Code Last Week Week Before Code Last Week Week Before
AMC 0.7 0.7 RIO 4.4 4.6
ANZ 0.6 0.6 S32 1.4 1.3
BHP 3.3 3.3 SCG 0.4 0.6
BXB 0.3 0.2 SUN 0.5 0.6
CBA 0.7 0.7 TCL 0.3 0.3
CSL 0.1 0.2 TLS 0.2 0.2
GMG 0.2 0.1 WBC 0.8 0.8
IAG 0.5 0.5 WES 0.6 0.7
MQG 0.3 0.3 WOW 0.9 0.9
NAB 0.6 0.7 WPL 1.0 0.8

To see the full Short Report, please go to this link


The above information is sourced from daily reports published by the Australian Investment & Securities Commission (ASIC) and is provided by FNArena unqualified as a service to subscribers. FNArena would like to make it very clear that immediate assumptions cannot be drawn from the numbers alone.

It is wrong to assume that short percentages published by ASIC simply imply negative market positions held by fund managers or others looking to profit from a fall in respective share prices. While all or part of certain short percentages may indeed imply such, there are also a myriad of other reasons why a short position might be held which does not render that position “naked” given offsetting positions held elsewhere. Whatever balance of percentages truly is a “short” position would suggest there are negative views on a stock held by some in the market and also would suggest that were the news flow on that stock to turn suddenly positive, “short covering” may spark a short, sharp rally in that share price. However short positions held as an offset against another position may prove merely benign.

Often large short positions can be attributable to a listed hybrid security on the same stock where traders look to “strip out” the option value of the hybrid with offsetting listed option and stock positions. Short positions may form part of a short stock portfolio offsetting a long share price index (SPI) futures portfolio – a popular trade which seeks to exploit windows of opportunity when the SPI price trades at an overextended discount to fair value. Short positions may be held as a hedge by a broking house providing dividend reinvestment plan (DRP) underwriting services or other similar services. Short positions will occasionally need to be adopted by market makers in listed equity exchange traded fund products (EFT). All of the above are just some of the reasons why a short position may be held in a stock but can be considered benign in share price direction terms due to offsets.

Market makers in stock and stock index options will also hedge their portfolios using short positions where necessary. These delta hedges often form the other side of a client's long stock-long put option protection trade, or perhaps long stock-short call option (“buy-write”) position. In a clear example of how published short percentages can be misleading, an options market maker may hold a short position below the implied delta hedge level and that actually implies a “long” position in that stock.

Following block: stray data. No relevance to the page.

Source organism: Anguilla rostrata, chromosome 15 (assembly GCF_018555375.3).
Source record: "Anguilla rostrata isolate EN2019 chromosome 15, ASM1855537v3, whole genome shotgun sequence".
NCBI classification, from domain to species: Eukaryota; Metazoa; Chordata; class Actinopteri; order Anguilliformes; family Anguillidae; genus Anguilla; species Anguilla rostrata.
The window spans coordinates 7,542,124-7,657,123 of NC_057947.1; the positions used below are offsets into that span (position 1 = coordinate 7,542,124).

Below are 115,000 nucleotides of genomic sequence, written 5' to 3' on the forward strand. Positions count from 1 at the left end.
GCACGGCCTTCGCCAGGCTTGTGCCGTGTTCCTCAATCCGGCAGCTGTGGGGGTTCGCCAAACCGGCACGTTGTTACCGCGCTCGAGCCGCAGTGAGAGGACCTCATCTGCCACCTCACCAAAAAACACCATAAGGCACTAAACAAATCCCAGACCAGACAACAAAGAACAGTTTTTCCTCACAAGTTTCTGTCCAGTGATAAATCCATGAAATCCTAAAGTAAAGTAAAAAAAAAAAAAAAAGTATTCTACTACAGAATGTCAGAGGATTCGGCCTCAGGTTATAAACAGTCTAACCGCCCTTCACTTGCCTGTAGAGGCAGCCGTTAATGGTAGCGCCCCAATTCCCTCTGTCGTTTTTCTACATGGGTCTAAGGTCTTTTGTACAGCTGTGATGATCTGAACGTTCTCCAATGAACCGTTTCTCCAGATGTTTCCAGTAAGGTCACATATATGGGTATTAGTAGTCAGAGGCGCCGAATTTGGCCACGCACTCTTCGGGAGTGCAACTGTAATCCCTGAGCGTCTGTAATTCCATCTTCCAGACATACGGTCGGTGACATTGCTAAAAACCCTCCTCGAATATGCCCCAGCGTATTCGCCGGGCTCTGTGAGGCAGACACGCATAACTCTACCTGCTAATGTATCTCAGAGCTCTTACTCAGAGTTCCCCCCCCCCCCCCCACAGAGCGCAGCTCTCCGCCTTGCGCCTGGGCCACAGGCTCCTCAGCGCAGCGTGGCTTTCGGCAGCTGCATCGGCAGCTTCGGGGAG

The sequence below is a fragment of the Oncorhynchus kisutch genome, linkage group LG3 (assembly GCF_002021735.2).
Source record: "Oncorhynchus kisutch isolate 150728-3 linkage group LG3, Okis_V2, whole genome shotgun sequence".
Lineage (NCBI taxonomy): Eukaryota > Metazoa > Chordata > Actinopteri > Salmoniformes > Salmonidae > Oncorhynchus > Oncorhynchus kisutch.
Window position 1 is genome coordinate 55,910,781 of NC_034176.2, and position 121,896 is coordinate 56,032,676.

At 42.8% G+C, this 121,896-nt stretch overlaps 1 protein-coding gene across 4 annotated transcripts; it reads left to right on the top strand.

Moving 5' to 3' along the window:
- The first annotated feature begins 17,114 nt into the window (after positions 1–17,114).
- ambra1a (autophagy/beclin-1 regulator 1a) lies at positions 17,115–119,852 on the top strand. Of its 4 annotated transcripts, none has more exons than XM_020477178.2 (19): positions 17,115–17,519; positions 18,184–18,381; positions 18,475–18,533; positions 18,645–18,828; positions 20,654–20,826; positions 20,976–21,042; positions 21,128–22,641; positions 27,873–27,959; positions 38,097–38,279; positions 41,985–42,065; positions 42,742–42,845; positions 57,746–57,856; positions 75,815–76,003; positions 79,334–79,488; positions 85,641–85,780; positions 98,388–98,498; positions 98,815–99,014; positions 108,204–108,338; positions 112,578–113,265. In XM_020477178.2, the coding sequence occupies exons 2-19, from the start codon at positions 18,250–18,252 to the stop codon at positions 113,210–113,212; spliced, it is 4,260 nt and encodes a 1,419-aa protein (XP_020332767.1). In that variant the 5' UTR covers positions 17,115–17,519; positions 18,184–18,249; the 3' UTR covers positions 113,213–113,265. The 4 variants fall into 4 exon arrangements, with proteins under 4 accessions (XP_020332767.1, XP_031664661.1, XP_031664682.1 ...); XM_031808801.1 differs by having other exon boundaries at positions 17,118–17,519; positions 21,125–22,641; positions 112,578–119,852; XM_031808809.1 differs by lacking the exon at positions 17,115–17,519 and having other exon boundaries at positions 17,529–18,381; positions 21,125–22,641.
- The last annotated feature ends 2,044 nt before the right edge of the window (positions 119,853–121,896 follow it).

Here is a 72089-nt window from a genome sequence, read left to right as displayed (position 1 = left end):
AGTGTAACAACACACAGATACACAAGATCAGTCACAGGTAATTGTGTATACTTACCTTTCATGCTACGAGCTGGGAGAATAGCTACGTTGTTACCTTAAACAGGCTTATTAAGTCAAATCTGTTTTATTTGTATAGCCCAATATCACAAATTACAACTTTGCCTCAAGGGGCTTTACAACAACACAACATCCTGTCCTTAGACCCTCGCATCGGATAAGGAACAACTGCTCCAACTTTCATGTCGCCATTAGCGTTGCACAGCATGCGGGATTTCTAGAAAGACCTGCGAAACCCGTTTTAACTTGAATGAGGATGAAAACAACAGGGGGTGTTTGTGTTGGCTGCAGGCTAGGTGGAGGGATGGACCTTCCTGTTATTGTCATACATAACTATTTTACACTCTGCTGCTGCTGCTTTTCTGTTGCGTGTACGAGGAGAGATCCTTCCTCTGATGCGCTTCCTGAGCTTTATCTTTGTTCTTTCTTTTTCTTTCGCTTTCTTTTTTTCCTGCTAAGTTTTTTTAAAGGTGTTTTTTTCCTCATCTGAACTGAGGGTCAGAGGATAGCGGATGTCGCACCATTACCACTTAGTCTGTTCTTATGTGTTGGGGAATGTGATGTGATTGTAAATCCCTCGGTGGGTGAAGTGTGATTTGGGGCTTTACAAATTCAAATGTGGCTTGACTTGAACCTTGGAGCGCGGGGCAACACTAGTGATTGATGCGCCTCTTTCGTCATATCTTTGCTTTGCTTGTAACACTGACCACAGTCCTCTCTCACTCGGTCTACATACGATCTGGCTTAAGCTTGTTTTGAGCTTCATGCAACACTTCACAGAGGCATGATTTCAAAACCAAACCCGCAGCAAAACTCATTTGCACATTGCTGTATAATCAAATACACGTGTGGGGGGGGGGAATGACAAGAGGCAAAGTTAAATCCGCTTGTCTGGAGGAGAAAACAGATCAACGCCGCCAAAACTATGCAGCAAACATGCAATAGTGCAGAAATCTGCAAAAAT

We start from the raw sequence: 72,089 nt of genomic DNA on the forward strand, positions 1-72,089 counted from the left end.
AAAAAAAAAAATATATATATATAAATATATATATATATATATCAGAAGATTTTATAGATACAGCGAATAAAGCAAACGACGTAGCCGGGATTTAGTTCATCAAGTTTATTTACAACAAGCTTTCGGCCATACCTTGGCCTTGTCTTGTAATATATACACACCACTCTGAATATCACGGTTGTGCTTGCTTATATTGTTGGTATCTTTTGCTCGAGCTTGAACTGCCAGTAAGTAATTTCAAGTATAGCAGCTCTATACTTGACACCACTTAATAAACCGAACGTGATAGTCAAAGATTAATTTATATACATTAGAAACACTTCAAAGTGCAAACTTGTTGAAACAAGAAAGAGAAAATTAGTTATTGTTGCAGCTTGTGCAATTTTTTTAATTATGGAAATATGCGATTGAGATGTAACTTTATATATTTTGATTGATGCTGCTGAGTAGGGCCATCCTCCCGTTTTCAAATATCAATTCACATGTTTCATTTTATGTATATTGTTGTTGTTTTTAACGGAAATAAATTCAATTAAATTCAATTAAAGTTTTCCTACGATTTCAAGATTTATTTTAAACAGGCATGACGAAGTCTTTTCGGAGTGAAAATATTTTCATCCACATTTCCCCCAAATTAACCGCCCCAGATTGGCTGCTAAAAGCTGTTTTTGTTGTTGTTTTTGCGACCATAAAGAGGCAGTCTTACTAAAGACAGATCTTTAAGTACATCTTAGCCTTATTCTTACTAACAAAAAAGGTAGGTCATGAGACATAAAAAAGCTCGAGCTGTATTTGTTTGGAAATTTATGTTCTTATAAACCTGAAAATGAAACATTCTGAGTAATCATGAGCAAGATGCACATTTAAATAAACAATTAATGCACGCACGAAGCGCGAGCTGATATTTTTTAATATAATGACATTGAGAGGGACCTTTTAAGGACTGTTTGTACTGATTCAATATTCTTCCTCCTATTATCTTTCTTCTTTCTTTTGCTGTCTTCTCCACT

Another popular trading strategy is that of “pairs trading” in which one stock is held short against a long position in another stock. Such positions look to exploit perceived imbalances in the valuations of two stocks and imply a “net neutral” market position.

Aside from all the above reasons as to why it would be a potential misconception to draw simply conclusions on short percentages, there are even wider issues to consider. ASIC itself will admit that short position data is not an exact science given the onus on market participants to declare to their broker when positions truly are “short”. Without any suggestion of deceit, there are always participants who are ignorant of the regulations. Discrepancies can also arise when short positions are held by a large investment banking operation offering multiple stock market services as well as proprietary trading activities. Such activity can introduce the possibility of either non-counting or double-counting when custodians are involved and beneficial ownership issues become unclear.

Finally, a simple fact is that the Australian Securities Exchange also keeps its own register of short positions. The figures provided by ASIC and by the ASX at any point do not necessarily correlate.

FNArena has offered this qualified explanation of the vagaries of short stock positions as a warning to subscribers not to jump to any conclusions or to make investment decisions based solely on these unqualified numbers. FNArena strongly suggests investors seek advice from their stock broker or financial adviser before acting upon any of the information provided herein.